# Sunday, 09 May 2010

beaver_1629011cThis is interesting it’s a beaver dam so big that it can be seen from space. The dam is 2,790ft, that’s more than twice the length of the Hoover dam.  The dam is located in Wood Buffalo National Park in Northern Alberta, Canada. It is thought that it has been created by several beaver families which have joined forces to create the huge dam. It contains thousands of tress and would have taken them months to create it.

posted on Sunday, 09 May 2010 10:29:26 (GMT Daylight Time, UTC+01:00)  #    Comments [0] Trackback


A public toilet in Northumberland has been turned into an arts venue for the next five months. The arts project will highlight the country’s wildlife. The outside of the lavatory will be revamped with images of birds including an eider duck and a yellowhammer. The project has been developed by Inspire Northumberland and the Seahouses Development Trust.

posted on Sunday, 09 May 2010 10:25:25 (GMT Daylight Time, UTC+01:00)  #    Comments [0] Trackback
# Saturday, 08 May 2010

article-1271058-09685B9A000005DC-194_634x592 An exotic plant which was thought to have died out 50 years ago has been discovered at a country house in Dorset. The 100 year old Rhododendron beanianum was discovered after Ray Abraham took up the role of head gardener at Minterne House. It is thought to be the only one in existence in the country. It is thought it was originally planted at the house in 1910 and later it was forgotten until being rediscovered recently. It is now hoped that it might be possible to cultivate and propagate the plants in order to sell it to Rhododendron collectors.

posted on Saturday, 08 May 2010 11:27:18 (GMT Daylight Time, UTC+01:00)  #    Comments [0] Trackback

A centre in Hertfordshire has successfully bred some rare tropical butterflies. The butterflies called the Heliconius chestertonni are originally from Colombia. Hundreds of the butterflies have been produced from just seven pupae at Butterfly World near St Albans. The butterflies generally have a life span of around nine months. The project is part of the second stage of a £25m project at Chiswell Green, Hertfordshire, to build the world's largest centre for butterfly conservation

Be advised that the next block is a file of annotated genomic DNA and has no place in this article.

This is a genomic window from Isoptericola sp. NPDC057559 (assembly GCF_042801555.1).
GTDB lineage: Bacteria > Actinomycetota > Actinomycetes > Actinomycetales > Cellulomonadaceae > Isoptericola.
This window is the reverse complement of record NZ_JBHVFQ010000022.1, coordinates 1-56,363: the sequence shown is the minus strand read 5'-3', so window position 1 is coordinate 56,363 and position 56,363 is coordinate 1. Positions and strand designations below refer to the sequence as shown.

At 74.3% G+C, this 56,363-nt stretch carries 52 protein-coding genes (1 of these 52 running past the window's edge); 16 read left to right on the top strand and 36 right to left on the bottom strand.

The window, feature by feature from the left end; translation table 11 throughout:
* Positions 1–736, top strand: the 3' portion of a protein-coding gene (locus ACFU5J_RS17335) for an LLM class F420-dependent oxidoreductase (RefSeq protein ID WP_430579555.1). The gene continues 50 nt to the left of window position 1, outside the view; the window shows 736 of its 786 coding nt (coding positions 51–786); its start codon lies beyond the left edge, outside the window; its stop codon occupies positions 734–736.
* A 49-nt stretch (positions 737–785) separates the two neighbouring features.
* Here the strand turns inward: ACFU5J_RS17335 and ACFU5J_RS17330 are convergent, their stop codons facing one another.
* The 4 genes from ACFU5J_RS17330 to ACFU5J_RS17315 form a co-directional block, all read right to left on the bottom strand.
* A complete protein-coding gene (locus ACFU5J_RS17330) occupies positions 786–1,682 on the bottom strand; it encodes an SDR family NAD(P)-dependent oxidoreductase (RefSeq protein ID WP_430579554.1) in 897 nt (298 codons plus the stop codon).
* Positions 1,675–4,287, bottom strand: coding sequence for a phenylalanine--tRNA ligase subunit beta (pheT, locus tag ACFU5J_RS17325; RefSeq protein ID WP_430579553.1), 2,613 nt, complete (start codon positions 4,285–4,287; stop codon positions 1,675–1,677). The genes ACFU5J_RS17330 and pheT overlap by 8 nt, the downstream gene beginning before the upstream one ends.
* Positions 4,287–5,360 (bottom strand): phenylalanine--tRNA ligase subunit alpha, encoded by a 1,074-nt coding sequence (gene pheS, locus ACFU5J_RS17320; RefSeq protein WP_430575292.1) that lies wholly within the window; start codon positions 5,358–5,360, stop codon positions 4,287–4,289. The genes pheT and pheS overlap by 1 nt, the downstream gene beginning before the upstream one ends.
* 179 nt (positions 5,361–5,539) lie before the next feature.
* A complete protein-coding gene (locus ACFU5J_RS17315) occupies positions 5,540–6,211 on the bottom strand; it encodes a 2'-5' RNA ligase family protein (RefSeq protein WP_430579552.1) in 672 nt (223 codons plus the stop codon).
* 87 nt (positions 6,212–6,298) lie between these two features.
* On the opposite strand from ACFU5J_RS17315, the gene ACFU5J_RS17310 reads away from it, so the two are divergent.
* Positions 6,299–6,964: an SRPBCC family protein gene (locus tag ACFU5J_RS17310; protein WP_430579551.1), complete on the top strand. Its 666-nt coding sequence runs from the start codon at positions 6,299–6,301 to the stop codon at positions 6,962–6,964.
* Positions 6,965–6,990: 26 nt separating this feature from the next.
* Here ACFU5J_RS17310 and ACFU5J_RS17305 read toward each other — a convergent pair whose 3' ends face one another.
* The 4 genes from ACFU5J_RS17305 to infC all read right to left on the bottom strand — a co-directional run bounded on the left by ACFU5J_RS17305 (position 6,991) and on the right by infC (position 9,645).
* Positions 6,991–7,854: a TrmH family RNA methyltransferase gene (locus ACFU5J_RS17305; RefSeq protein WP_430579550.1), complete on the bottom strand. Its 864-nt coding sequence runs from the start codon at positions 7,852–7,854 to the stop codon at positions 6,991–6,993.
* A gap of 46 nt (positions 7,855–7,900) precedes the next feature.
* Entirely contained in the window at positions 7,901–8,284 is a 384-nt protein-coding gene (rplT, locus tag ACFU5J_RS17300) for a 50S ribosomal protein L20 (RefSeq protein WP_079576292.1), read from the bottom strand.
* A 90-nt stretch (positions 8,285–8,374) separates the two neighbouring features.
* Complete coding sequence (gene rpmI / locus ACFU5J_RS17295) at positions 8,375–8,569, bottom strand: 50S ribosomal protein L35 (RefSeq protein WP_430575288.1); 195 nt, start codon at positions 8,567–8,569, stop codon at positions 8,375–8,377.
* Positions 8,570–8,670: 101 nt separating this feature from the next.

posted on Saturday, 08 May 2010 11:23:37 (GMT Daylight Time, UTC+01:00)  #    Comments [0] Trackback
# Friday, 07 May 2010

An Elvis impersonator will try to break a world record by singing Elvis songs non-stop for three days. Simon Goldsmith will start his record attempt today. In order to be successful he will have to sing for more than 43 hours, 11 minutes and 11 seconds. He will be raising money for St Elizabeth Hospice in Ipswich where his father died last year.

posted on Friday, 07 May 2010 09:23:47 (GMT Daylight Time, UTC+01:00)  #    Comments [0] Trackback

According to this article Wang Xianjun has eaten over 1,500 lightbulbs over the course of his lifetime. Apparently he ate his first lightbulb at the age of 12. He eats no more than one lightbulb a day and only at breakfast time. He first smashes them before eating them piece by piece and says they are crispy and delicious.

posted on Friday, 07 May 2010 09:22:01 (GMT Daylight Time, UTC+01:00)  #    Comments [0] Trackback

According to this article a postman in Germany has married his cat. Uwe Mitzscherlich had been told by a vet that his pet Cecilia might not have long to live. In order to show his devotion for his cat he decided to marry her. Officials refused to carry out the ceremony and man and cat eventually had to be married by an actress who played the registrar.

posted on Friday, 07 May 2010 09:19:55 (GMT Daylight Time, UTC+01:00)  #    Comments [0] Trackback
# Thursday, 06 May 2010

_47730074_tiny meerkat pups unveiled taronga zoo rfgejz-az5kl-1 It appears that online dating is now so popular that even a meerkat can find love online. A lonely meerkat called Lily who was looking for a partner had her details posted on the website meerkatmatch.com in an effort to find her a match. Since then the site has had 74,000 hits and Lily has been matched with a two year old male meerkat from Cambridge. Her new partner named Mr Darcy has now joined her at Twinlakes Park in Melton Mowbray and the pair appear to be getting along well.

posted on Thursday, 06 May 2010 09:37:02 (GMT Daylight Time, UTC+01:00)  #    Comments [0] Trackback

article-1269406-01ECCD78000004B0-442_468x286 According to this article the number of goldfinches increased by 78% last year. The increase is largely being put down to the fact that people are starting to put out a new bird seed mix on their bird tables. The mix of nyjer seeds and sunflowers seeds seems to be increasingly popular with people who feed the birds. Luckily for goldfinches the mix is their food of choice as it is very similar to what they eat in the wild. It appears that this new food source has boosted the population and has also led to more sightings of goldfinches at garden bird tables. Based on this I might get some of this seed for the goldfinches in my garden or perhaps I might plant some sunflowers to encourage more of them to visit.

posted on Thursday, 06 May 2010 09:33:01 (GMT Daylight Time, UTC+01:00)  #    Comments [0] Trackback
# Wednesday, 05 May 2010